Most Mainers who support the COVID-19 vaccine have received it by now and we should be proud of ourselves. Maine is among the leading states in the percentage of vaccinated adults, and as most of us know, our chronological demographic is best classified as “old.”
As in a lot of adults per capita vaccinated, so good for us.
Masks are now a maybe-or-maybe-not option, and more than one restaurant is in the process of removing the plexiglass between barstools and bartenders. Yes, things are still iffy but we’re on the way to something that resembles a different normal.
Accompanying this different normal is a phenomenon of self-reckoning that has settled into the consciousness of some people who aren’t excited or willing to go back to their lives as they were pre-pandemic.
“Every day before the pandemic was the same old day-in-day-out,” said Janis Malloway, 39, a medical receptionist at a private practice in Saco. “At first, I was scared not to have my routine. But the more time went on, the more I was able to step back and look at what I did.
“I finally had time to dive into my sewing room. I made masks and custom scrubs for friends, then I started selling them. I am thinking of not going back to work in June, or going back part-time because I love making scrubs for women with challenging sizes or physical disabilities. I’ve added pretty buttons, snaps, and hook-and-eye closures where they make sense, plus different length pants to name a few things. If I could just figure out insurance I think I’d do it full-time and open a business. I’m back-ordered for at least three months.”
Malloway isn’t the only one who now looks at the forced time-off as an opportunity to redirect the way she earns money.
“After going through the whole summer last year with no work, I almost lost my apartment and my car,” said Sharon S., 27, who was a career server in Kennebunk. “But I started interior painting and furniture refinishing and things just blew up. It’s rewarding to help people change a room into a different mood. Next week, I’m meeting with the Small Business Administration to find help to do this right. It’s scary, but without the shutdown, I never would have taken a hobby to this level.”
Malloway acknowledged not everyone has the option to switch careers mid-stream and considers herself privileged to have a job to return to if she desires. She also credits Maine as being a place where the side-hustle is seen as industrious.
“My dad always also worked different jobs so he could spend time metalsmithing,” she said. “Almost everyone I knew growing up had a main job and then sold produce and eggs, or did big dump runs for neighbors, or tinkered with plumbing or electricity. Usually, one thing they did was something they liked to do. That’s my problem, I like the people at the office but the job is so boring.”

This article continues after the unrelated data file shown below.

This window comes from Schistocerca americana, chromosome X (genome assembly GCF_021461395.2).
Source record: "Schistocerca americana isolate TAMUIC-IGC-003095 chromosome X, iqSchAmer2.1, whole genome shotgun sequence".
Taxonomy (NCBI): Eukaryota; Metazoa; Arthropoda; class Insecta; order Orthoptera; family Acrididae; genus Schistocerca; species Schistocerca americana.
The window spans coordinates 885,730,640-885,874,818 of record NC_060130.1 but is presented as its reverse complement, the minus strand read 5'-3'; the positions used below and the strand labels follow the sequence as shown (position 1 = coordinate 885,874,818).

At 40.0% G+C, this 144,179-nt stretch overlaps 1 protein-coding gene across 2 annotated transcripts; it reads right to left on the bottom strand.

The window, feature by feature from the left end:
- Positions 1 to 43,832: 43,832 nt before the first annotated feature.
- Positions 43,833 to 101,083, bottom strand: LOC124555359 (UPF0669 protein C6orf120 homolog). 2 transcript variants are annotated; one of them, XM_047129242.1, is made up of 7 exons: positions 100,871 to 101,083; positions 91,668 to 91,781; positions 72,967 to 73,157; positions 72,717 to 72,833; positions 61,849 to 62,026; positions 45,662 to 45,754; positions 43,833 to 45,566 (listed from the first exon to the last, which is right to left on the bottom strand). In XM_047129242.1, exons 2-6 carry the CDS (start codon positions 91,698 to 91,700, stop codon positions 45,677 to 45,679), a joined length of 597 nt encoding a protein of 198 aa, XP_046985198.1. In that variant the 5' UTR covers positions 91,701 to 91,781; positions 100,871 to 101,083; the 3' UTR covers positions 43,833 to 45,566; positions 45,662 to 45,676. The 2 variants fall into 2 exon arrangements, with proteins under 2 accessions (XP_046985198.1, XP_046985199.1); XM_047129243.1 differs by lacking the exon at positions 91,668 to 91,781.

April Carson, 41, of Standish, has always turned to nature, flowers in particular, for solace. With previous experience in landscaping, greenhouse, and side-hustling private garden design and installation, it made sense that she would look to her own multi-color backyard for a way to tie it together.
“I currently work a part-time job that allows me an opportunity to start a small, floral bouquet business based on a subscription model,” Carson said. “I’m doing 10 weeks (every other week) of hand-picked and arranged, seasonal bouquets for $225. I’m going to include the flower names and care tips, and give everyone a large starter mason jar. This year will be my learning year.”
Carson is aware that many small businesses fail and that she has competition at local farmer’s markets and from national online companies. An avid photographer and artist, she knows her new business venture alone won’t cut it. “I’ll have to keep working other jobs for a while, but my husband is supportive and knows this is my true passion,” she said. “He works full time, but is a talented woodworker and craftsman. We support each other.”
Sharon S., the server-turned-interior-painter, said her time without a job gave her the opportunity to research prices, make calls to real estate agents and furniture stores, and develop the business plan she’ll be presenting to the SBA next week. Like Malloway, she also knows a side-hustle-turned-real-business is the Maine way.
“There was a lot that really sucked about last year,” she said. “But I’m so happy I live in a place where I can do this kind of thing. I don’t want to spend my life never knowing if I could make it at something I love. I’d still be waiting tables, too tired to even look at paints. Now, I look at colors with people all the time.”
With Malloway’s bright buttons and Carson’s beautiful bouquets, they’ll be bringing their customers the colors of a repurposed life, too.
Once again, good for us.
Natalie Ladd is a Portland restaurant veteran, freelance writer, and connoisseur of all things Bruce Springsteen. She loves Boston sports, chewy red wine and has never sampled a cheese she didn’t like. She can be reached at email@example.com.